Florian Heinke: Acid on tea
Galerie Römerapotheke announced a solo exhibition by German painter Florian Heinke, an unconventional artist who uses only black paint as a “radical medium” through which he redefines the meanings of pop culture and tackles a variety of socio-political issues.
The Dark Art
Born in Frankfurt, where he still lives and works, Heinke studied painting at the Städelschule, graduating in 2009. At the beginning of his artistic career, he showcased work in public spaces, cafes, clubs and shops, where the topics he focused on matched the environment: the everyday life, relationships and trends. His paintings contain direct messages and a high level of irony and aggression. They tend to isolate pure emotion by immortalizing it on canvas and call to mind advertising posters, manifesting the longing for an impossible, utopian world. His scenes of violence and the homeless depict despair and the loss of faith, the elements that construct the contemporary landscape, in a morbid and unfathomable atmosphere. Often featured are the symbols of vanitas – skulls, angels of deaths and black butterflies.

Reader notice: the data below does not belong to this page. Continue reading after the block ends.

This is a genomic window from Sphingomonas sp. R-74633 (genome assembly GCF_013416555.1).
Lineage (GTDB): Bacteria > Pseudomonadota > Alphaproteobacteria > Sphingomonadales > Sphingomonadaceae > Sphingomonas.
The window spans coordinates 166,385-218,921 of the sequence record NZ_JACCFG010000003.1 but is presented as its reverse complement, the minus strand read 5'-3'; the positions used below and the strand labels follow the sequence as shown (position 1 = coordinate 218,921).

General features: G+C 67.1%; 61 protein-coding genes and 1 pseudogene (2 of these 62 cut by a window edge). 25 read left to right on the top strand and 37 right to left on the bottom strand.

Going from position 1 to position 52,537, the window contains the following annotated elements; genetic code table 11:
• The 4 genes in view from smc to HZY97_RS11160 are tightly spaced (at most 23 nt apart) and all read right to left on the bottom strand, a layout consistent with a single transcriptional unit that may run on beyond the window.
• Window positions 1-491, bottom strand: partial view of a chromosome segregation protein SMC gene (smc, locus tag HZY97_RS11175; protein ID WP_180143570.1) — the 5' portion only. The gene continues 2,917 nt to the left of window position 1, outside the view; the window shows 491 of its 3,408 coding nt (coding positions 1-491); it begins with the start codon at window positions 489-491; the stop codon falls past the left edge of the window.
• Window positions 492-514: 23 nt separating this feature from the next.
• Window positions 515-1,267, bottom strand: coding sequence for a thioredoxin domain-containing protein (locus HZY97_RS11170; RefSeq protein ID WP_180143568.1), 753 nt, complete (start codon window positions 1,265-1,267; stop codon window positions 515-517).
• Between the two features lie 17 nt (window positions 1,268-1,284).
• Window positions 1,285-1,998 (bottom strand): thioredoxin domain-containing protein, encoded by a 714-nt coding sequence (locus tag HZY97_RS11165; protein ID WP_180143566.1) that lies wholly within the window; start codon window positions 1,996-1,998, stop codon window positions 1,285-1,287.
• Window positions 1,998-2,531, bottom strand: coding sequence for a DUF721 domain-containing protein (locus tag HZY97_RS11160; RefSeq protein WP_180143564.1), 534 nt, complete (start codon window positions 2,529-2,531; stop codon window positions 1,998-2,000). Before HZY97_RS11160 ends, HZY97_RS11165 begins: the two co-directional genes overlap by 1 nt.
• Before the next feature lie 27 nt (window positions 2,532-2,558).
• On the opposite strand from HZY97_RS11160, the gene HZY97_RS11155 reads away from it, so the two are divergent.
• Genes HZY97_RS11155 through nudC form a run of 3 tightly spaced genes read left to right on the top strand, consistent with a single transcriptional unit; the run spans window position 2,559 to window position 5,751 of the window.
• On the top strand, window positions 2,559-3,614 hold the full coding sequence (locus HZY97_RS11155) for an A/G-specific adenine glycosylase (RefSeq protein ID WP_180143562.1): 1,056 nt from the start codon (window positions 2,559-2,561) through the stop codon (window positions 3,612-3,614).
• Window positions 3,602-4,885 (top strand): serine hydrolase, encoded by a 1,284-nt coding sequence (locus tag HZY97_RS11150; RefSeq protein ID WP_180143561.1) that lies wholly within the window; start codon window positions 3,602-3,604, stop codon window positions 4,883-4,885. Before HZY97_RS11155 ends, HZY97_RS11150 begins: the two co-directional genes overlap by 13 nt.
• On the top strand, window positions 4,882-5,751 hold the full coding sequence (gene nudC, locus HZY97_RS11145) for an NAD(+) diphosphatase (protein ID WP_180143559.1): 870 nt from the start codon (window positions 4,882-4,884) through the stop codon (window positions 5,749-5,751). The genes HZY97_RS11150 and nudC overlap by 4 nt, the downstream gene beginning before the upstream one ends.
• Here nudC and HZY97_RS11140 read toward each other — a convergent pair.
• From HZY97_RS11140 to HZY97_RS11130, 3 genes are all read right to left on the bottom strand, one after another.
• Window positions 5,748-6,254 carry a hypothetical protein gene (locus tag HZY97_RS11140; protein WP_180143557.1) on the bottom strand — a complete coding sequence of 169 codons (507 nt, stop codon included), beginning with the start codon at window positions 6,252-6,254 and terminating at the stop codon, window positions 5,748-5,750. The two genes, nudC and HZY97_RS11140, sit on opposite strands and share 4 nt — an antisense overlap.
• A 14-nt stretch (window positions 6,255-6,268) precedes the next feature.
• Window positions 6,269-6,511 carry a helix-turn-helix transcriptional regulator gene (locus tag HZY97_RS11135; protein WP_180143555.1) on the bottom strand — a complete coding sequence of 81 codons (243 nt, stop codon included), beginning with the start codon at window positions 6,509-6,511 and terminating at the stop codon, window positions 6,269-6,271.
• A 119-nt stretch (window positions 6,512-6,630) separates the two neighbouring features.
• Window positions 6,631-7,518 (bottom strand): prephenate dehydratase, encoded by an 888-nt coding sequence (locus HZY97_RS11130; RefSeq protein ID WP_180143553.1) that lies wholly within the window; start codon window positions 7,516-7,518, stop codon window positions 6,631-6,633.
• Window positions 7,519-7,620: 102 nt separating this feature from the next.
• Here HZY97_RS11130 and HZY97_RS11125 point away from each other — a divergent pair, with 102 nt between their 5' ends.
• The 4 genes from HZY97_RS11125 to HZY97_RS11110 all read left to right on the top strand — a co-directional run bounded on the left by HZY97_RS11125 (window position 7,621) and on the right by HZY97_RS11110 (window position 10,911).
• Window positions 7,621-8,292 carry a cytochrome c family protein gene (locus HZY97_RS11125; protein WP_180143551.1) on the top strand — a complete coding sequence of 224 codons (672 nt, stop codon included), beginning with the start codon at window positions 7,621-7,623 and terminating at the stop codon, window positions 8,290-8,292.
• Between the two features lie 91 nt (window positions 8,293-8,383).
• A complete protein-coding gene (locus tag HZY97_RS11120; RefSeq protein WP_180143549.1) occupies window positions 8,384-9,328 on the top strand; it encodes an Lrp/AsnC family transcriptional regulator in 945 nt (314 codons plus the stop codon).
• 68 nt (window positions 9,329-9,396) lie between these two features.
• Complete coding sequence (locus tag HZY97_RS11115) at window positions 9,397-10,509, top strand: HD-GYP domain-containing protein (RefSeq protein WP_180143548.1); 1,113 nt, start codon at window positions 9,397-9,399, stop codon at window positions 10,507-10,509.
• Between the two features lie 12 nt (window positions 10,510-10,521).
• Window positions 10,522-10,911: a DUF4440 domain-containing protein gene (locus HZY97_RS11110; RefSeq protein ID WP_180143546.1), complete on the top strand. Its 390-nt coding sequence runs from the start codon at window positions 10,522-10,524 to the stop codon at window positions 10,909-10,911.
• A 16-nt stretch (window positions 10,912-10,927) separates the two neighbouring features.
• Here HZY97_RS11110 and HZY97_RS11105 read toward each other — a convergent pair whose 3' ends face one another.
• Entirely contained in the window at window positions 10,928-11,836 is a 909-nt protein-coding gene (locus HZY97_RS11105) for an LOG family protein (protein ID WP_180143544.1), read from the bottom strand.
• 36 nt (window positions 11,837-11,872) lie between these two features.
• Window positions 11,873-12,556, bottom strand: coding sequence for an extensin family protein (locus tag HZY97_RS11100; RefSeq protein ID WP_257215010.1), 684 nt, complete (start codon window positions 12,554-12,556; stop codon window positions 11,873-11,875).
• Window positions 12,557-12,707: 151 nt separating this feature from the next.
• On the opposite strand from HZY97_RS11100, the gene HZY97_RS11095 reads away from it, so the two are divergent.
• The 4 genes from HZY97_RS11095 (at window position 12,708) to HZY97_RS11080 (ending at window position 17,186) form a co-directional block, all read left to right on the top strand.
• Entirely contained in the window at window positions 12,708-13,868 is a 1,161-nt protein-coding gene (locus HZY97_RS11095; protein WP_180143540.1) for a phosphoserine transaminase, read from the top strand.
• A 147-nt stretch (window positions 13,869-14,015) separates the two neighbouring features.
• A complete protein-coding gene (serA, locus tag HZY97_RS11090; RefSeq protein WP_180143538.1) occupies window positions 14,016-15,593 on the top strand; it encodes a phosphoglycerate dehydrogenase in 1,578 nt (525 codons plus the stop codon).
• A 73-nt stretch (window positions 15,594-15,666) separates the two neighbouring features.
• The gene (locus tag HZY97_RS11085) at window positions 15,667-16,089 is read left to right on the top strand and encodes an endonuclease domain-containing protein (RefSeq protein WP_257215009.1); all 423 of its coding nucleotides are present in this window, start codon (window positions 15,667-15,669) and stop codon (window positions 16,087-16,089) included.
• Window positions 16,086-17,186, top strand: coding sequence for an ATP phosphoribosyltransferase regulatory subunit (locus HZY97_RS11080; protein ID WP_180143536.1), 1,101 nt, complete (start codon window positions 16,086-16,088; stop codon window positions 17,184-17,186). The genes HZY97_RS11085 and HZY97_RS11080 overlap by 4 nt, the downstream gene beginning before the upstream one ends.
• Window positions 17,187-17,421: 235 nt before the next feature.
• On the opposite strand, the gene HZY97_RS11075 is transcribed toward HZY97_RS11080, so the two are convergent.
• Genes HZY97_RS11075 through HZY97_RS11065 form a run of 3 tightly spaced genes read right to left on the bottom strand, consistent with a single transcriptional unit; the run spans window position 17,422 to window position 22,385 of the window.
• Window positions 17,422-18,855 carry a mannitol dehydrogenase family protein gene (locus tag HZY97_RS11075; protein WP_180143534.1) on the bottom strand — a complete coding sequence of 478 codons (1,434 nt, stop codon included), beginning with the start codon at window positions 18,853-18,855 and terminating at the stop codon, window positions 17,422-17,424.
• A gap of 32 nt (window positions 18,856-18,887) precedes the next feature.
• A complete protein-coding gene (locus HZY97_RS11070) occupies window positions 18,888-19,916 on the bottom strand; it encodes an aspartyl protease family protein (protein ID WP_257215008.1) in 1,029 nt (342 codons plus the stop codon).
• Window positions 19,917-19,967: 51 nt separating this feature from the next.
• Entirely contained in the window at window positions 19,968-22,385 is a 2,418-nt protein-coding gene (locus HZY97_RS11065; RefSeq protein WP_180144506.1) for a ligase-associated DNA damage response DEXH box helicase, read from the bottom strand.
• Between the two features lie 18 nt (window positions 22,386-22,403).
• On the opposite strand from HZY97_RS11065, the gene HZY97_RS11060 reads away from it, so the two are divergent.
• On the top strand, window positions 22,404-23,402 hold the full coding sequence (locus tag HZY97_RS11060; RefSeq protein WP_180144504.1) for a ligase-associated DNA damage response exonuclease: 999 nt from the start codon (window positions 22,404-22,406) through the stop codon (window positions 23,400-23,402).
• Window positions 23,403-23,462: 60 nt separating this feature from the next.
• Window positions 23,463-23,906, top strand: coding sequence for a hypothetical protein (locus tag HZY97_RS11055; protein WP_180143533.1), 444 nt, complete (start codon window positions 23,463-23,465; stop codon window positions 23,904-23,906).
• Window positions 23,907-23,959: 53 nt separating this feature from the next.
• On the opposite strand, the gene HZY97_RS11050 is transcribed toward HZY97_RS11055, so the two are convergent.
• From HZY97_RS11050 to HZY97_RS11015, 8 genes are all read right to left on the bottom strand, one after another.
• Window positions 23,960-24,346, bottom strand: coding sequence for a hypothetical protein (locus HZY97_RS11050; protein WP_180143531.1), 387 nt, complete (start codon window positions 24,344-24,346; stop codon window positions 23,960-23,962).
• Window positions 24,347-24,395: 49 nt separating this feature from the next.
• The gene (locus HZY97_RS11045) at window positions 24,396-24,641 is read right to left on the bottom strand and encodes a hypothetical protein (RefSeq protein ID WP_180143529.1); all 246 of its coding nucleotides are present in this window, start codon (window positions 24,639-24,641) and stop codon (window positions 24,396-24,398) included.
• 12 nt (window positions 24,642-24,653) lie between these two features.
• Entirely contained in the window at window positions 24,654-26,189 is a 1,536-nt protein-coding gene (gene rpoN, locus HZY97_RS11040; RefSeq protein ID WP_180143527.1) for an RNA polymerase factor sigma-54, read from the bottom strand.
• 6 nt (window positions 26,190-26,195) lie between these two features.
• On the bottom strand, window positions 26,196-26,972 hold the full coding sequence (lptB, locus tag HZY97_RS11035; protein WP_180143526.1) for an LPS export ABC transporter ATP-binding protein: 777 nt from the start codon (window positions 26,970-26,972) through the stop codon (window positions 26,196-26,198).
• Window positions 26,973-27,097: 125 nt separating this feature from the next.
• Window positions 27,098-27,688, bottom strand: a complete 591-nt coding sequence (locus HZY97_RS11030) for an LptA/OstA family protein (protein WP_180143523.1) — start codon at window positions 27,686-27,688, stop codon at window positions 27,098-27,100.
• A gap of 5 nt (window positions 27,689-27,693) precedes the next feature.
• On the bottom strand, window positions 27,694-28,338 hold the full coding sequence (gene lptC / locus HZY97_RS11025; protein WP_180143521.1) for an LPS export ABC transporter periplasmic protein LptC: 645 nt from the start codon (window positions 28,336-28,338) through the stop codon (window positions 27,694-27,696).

The Black Pop
Through his work, Heinke addresses the interpersonal relationships – or rather the lack of them – in the contemporary society. The times we live in seem to flatten our emotions, we become more and more lonely, unable to communicate and exchange ideas in a fast-growing globalization. His imagery, found in digital media, magazines and newspapers, focus on constant tensions and tends to provoke thoughts of the viewers in a sarcastic way, exposing a strong attitude towards the crumbling society. Playing with the iconographic elements of pop art and culture, his art is the dark version of the usually vivid ideas, dragging it towards an apocalyptic representation. Heinke titled it Black Pop and he continues to use black canvas and black acrylic paint to cover it, emphasizing his rebellious intents.
Florian Heinke and the German Art Scene
In 2010, he organized and curated an exhibition titled Love kills. Betting on the Muse., featuring works by Jonathan Meese, Nam June Paik, Gregor Hildebrandt, Raymond Pettibon, Tobias Rehberger, Anselm Reyle, Gerhard Richter, Günther Uecker and Thomas Zipp, among others (check out an exhibition in Berlin featuring a hundred names called A Man Walks Into A Bar). In 2008, together with artist Daniel Birnbaum, he created a monument of love and its fragility in the form of a stumbling block, in which he embodied his old engagement rings. The piece was installed as an unmarked paving stone in front of Frankfurt’s Registry office. The upcoming exhibition will be his 13th solo show, along with many group shows he participated in across Germany and Europe. Catch Florian Heinke – Acid on tea, opening on February 5th at Galerie Römerapotheke in Zurich, Switzerland, and closing on March 28th, 2015.
If you like the way Germans do art, check out our list of 10 German Street Artists.
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